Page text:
Word from Japan today that in the wake of the decision to hold Osaka’s Haru Basho with no spectators, the spring jungyo has been canceled. The public relations director, Shibatayama oyakata (the former Onokuni) announced earlier on Thursday that the spring jungyo tour dates would be delayed until next year. While this is a disappointment for fans across Japan, the spread of the corona virus is becoming a fact of daily life. With it come cancelations to public gatherings and ceremonies of all types.
Hiya. I was just playing around with some historical data and I created this little visual representation of Hanakaze’s sumo career. I’ve always been amazed at his longevity. Born in 1970, he joined the sumo world in 1986. These were the heady days of audio mix-tapes, featuring the Bangle’s “Walk Like An Egyptian” and such VHS classics as Jane Fonda’s “Low Impact Aerobic Workout.”
In a sumo context, he saw the end of the Chiyonofuji reign and rise of Takanohana and Akebono. He’s outlasted Asashoryu, Harumafuji, and Goeido. Feel free to play with the list of wrestlers, add your own favorites…maybe Abi or Terunofuji. Since the careers of the Yokozuna top out at the same place, it can be hard to make them out, so click on the names in the legend to highlight them one at a time.
During the week after a tournament, sumo withdrawal symptoms usually begin to set in. Goeido’s retirement has dampened that a bit with his dramatic impacts on the March banzuke. Takekaze’s intai and the Hakuho Cup will give us a bit of a fix this weekend.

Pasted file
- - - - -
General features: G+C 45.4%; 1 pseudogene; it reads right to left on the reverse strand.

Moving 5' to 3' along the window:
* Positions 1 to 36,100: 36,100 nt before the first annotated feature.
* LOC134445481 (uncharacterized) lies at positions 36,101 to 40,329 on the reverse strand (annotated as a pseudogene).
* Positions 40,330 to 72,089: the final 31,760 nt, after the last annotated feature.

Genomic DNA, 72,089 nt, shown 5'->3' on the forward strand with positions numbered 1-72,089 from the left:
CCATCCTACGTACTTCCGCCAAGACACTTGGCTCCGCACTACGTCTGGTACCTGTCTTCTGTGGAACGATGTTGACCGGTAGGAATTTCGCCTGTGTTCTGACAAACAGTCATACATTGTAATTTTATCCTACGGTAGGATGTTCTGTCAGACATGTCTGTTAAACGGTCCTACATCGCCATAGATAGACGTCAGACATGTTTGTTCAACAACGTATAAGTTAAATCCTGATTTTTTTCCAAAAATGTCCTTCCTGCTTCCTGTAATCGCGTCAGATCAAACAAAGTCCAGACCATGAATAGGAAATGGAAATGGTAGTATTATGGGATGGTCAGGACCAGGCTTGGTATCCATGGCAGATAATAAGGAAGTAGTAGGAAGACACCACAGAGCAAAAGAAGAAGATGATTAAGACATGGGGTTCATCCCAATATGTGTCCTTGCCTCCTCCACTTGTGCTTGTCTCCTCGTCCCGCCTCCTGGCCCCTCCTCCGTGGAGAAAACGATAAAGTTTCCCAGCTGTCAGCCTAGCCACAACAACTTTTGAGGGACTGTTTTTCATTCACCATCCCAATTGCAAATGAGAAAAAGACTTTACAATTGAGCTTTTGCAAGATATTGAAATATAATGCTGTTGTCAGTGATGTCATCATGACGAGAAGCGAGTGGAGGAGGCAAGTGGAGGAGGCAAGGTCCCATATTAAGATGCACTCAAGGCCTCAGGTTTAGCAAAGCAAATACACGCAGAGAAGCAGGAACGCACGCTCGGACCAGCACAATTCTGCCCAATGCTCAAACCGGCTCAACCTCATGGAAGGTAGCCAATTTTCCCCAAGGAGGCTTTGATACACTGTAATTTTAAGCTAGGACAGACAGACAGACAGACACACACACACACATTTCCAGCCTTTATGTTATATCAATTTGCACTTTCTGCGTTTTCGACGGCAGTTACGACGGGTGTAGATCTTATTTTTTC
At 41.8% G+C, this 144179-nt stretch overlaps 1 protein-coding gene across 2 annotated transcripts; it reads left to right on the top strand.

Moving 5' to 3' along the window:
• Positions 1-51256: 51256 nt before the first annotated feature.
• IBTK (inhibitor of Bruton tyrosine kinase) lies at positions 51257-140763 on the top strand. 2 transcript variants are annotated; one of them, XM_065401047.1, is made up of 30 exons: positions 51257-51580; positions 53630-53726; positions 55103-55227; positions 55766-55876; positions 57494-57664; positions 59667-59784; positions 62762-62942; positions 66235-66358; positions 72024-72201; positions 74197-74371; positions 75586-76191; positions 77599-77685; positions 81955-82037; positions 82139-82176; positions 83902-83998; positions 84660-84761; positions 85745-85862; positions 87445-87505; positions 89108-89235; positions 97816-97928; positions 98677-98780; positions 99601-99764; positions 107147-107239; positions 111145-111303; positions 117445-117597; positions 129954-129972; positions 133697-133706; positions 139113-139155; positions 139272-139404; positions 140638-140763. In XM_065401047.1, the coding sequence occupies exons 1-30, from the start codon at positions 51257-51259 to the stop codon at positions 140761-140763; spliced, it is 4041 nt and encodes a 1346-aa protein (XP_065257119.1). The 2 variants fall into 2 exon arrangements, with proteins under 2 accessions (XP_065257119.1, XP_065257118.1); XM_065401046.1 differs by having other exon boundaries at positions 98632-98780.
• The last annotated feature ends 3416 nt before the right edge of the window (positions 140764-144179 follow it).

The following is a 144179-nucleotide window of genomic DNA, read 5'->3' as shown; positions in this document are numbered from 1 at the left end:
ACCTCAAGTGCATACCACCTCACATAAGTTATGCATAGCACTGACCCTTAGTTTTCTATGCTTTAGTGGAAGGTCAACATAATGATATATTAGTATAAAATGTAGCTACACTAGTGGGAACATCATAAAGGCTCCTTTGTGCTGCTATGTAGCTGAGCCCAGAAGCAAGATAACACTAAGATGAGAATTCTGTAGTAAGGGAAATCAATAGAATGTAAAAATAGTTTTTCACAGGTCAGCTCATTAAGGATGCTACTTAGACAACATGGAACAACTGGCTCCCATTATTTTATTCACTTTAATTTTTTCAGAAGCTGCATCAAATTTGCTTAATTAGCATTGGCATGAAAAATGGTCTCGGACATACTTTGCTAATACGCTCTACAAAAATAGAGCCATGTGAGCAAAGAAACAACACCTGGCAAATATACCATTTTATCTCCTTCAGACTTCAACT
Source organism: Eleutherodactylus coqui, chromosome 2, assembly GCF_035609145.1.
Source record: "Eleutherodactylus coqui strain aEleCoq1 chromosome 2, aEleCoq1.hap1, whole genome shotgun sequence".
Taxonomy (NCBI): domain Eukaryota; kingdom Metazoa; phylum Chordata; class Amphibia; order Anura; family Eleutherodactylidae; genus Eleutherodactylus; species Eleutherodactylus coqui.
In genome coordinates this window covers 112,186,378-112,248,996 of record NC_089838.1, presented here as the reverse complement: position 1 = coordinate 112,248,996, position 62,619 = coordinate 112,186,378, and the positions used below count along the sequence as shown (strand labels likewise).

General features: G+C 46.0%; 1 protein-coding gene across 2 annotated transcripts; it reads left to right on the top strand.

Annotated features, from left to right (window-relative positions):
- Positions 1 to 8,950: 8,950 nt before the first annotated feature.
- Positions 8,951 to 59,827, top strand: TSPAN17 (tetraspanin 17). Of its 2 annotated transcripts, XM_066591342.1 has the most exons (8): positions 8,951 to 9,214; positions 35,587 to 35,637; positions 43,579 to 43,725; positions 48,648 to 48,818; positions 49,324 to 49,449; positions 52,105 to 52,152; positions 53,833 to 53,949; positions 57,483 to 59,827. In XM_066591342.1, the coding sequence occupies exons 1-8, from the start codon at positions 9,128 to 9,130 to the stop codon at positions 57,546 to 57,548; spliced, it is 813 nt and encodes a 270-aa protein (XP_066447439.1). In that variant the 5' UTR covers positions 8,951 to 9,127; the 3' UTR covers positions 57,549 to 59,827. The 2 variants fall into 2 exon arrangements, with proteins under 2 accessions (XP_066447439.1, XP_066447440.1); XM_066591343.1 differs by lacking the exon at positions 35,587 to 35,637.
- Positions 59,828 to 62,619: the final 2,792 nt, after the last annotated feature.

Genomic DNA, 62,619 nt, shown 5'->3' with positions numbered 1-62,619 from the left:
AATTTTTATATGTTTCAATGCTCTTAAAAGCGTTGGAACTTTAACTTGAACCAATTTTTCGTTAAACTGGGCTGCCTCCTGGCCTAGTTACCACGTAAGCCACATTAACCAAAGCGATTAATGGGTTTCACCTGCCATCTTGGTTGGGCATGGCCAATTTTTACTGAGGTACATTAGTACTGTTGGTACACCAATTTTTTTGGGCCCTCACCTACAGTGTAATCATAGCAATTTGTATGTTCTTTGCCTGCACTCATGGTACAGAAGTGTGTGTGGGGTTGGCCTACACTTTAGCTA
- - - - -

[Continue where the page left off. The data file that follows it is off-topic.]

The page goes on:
Well, mark another sumo event on your calendars! The Kokugikan will host Fiji TV’s 44th Annual Sumo Tournament on February 9. This tournament is a one day, single-elimination tournament, featuring our top Makuuchi and Juryo wrestlers. If you’re planning to be in Tokyo that Sunday, tickets are available at this site. Tickets in the upper deck start at about $10 and run upwards of $400+ for a box of four cushions down in front. Zabuton Naganaide Kudasai! Enjoy chanko and Shokkiri, as well!
Takayasu won last year’s event and Tochinoshin won the year before though I will be surprised if either participates. It will be interesting to see how well our Ozeki prospects perform as a warm up for Osaka. In the Juryo event, Azumaryu beat out Tokushoryu and Daieisho.
Tokushoryu will obviously be eligible for the Makuuchi tournament this time around. Participation in this event, and no Jungyo tour may help keep him focused, but some yusho winners have done poorly in the subsequent tournaments, like Tamawashi’s 5-10 last March. Tamawashi defeated Kaisei but lost to Ryuden in the third round. Might Tokushoryu pull off another yusho? (No, this will not make him a Yokozuna.)
While the tournament is over, there are still sumo-related events happening over at Kokugikan! If you’re lucky enough to be in Tokyo, on Feb 1, Takekaze…excuse me, Oshiogawa-oyakata, will be having his danpatsushiki (ceremonial haircut). On the 2nd, Hakuho will host the 10th Annual Hakuho Cup. This is a kid’s sumo tournament, from elementary to middle school levels. The video above is from the Official Hakuho Cup website.